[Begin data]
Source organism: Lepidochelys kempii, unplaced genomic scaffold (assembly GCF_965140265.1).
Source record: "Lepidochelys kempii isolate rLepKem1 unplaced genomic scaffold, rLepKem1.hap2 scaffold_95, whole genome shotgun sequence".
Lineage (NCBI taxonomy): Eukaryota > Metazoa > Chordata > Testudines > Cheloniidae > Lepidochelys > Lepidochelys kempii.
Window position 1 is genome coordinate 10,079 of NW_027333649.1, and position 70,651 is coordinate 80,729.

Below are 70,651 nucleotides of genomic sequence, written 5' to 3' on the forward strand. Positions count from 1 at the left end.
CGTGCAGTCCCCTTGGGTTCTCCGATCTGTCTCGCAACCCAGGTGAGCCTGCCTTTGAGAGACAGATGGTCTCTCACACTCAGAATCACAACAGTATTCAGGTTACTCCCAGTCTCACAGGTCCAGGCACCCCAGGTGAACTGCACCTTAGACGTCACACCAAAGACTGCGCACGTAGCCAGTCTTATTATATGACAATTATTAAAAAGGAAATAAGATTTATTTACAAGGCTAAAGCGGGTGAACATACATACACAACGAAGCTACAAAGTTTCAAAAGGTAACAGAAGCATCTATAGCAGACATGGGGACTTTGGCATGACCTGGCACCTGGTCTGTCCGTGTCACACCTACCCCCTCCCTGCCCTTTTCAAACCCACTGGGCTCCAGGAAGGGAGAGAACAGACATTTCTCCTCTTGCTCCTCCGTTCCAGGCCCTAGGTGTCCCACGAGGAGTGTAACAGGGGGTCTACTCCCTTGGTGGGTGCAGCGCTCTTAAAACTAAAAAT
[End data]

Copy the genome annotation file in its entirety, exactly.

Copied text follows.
Source organism: Lepidochelys kempii, unplaced genomic scaffold (assembly GCF_965140265.1).
Source record: "Lepidochelys kempii isolate rLepKem1 unplaced genomic scaffold, rLepKem1.hap2 scaffold_95, whole genome shotgun sequence".
Lineage (NCBI taxonomy): Eukaryota > Metazoa > Chordata > Testudines > Cheloniidae > Lepidochelys > Lepidochelys kempii.
Window position 1 is genome coordinate 10,079 of NW_027333649.1, and position 70,651 is coordinate 80,729.

Below are 70,651 nucleotides of genomic sequence, written 5' to 3' on the forward strand. Positions count from 1 at the left end.
CGTGCAGTCCCCTTGGGTTCTCCGATCTGTCTCGCAACCCAGGTGAGCCTGCCTTTGAGAGACAGATGGTCTCTCACACTCAGAATCACAACAGTATTCAGGTTACTCCCAGTCTCACAGGTCCAGGCACCCCAGGTGAACTGCACCTTAGACGTCACACCAAAGACTGCGCACGTAGCCAGTCTTATTATATGACAATTATTAAAAAGGAAATAAGATTTATTTACAAGGCTAAAGCGGGTGAACATACATACACAACGAAGCTACAAAGTTTCAAAAGGTAACAGAAGCATCTATAGCAGACATGGGGACTTTGGCATGACCTGGCACCTGGTCTGTCCGTGTCACACCTACCCCCTCCCTGCCCTTTTCAAACCCACTGGGCTCCAGGAAGGGAGAGAACAGACATTTCTCCTCTTGCTCCTCCGTTCCAGGCCCTAGGTGTCCCACGAGGAGTGTAACAGGGGGTCTACTCCCTTGGTGGGTGCAGCGCTCTTAAAACTAAAAAT